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Philip VanDusen
Executive Creative Director,
based in Landor Cincinnati


Anne Reid
Senior Director, Design Realization,
based in Landor Cincinnati

Trend four: Future of packaging

December 12, 2012

Single-servings and on-the-go packaging

Philip: As our culture becomes more and more mobile, packaging trends need to stay ahead of our lifestyle changes. I heard recently that 20 percent of meals in the United States are eaten in the car, so packaging structures are going to need to take advantage of that and be mobile, easy to handle in the car, and in portions for being on the go. A great example of that is Oscar Mayer’s Lunchables.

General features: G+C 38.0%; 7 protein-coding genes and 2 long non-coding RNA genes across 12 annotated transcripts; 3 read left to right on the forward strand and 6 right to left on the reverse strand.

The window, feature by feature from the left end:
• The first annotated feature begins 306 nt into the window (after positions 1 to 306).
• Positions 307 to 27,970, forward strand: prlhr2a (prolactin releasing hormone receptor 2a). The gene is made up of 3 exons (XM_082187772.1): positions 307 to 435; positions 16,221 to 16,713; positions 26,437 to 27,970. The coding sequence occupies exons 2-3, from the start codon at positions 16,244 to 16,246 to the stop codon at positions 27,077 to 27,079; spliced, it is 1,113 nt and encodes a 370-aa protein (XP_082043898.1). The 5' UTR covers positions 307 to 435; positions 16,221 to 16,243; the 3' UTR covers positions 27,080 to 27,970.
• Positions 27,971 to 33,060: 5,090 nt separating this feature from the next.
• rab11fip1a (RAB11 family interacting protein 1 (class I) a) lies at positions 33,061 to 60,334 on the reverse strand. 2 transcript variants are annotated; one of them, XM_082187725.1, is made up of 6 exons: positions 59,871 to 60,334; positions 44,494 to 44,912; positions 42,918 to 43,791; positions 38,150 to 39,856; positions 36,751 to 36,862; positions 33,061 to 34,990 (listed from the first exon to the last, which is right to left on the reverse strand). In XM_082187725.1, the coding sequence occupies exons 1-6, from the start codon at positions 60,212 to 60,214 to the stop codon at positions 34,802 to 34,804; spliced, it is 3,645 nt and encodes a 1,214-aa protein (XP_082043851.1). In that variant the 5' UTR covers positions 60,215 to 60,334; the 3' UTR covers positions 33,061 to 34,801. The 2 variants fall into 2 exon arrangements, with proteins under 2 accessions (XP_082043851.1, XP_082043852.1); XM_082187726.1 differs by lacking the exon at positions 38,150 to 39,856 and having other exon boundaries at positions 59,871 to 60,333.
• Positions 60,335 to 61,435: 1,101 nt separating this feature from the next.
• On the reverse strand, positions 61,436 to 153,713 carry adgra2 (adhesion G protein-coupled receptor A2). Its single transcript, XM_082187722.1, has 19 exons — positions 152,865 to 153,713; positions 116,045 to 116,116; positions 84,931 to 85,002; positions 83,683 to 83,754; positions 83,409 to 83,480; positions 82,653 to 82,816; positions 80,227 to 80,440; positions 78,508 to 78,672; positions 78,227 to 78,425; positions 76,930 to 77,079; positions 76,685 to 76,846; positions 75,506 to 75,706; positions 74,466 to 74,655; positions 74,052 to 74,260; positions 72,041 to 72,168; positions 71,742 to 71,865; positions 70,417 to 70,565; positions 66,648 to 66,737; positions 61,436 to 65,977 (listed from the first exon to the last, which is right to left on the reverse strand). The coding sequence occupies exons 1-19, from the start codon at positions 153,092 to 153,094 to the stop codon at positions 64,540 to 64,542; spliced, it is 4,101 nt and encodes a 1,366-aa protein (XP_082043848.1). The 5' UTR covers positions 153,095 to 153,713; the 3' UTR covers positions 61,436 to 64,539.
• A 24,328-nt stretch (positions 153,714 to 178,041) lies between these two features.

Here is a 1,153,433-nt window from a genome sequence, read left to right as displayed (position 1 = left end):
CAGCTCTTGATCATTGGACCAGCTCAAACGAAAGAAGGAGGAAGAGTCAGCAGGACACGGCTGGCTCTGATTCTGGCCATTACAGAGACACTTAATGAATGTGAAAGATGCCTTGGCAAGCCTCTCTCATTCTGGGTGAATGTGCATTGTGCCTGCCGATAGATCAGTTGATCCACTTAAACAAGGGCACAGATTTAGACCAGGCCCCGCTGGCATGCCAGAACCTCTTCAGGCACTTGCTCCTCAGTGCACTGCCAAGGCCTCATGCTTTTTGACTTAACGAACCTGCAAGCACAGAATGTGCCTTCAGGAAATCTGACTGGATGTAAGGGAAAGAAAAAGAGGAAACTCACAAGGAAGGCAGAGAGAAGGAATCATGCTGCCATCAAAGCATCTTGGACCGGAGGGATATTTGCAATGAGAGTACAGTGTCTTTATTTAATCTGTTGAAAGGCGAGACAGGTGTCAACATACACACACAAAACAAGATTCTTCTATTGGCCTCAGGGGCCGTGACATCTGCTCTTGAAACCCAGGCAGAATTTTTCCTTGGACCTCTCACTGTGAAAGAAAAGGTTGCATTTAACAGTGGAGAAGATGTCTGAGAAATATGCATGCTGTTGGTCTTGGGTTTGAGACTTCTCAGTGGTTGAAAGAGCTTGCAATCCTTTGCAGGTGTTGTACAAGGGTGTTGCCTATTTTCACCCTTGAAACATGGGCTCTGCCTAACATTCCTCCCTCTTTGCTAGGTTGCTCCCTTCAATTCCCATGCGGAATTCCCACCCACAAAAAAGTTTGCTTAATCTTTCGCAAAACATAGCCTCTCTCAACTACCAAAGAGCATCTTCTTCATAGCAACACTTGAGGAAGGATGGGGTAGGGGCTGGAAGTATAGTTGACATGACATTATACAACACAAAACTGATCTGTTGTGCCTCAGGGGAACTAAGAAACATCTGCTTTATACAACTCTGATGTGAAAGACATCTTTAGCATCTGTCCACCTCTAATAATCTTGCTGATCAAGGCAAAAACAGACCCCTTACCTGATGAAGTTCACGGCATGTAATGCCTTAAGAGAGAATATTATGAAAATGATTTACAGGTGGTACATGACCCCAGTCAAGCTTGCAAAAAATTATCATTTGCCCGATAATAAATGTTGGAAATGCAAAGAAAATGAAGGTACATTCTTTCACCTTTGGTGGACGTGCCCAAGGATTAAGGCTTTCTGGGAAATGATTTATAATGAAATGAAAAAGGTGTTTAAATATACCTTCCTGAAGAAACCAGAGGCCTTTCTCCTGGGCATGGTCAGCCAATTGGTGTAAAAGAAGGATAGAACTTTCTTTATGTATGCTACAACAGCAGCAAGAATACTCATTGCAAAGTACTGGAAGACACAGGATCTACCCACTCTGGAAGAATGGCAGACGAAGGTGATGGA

There's also been a huge explosion of snack bars, which are the ultimate portable food that you just throw in your pocket or your handbag. Just about everyone is doing a snack bar now from Kellogg’s to high-end bars from Kind, Nature Valley, Be Natural, etc. That aisle in the grocery store used to be only a foot or so and now it’s probably nine or 12 feet long. The snack bar category has been exploding.

There are also a lot more single and smaller households in the United States. Twenty-seven percent of households in this country are single-person households and packaging must address single-serving as well as easy-to-prepare meals for a person living alone.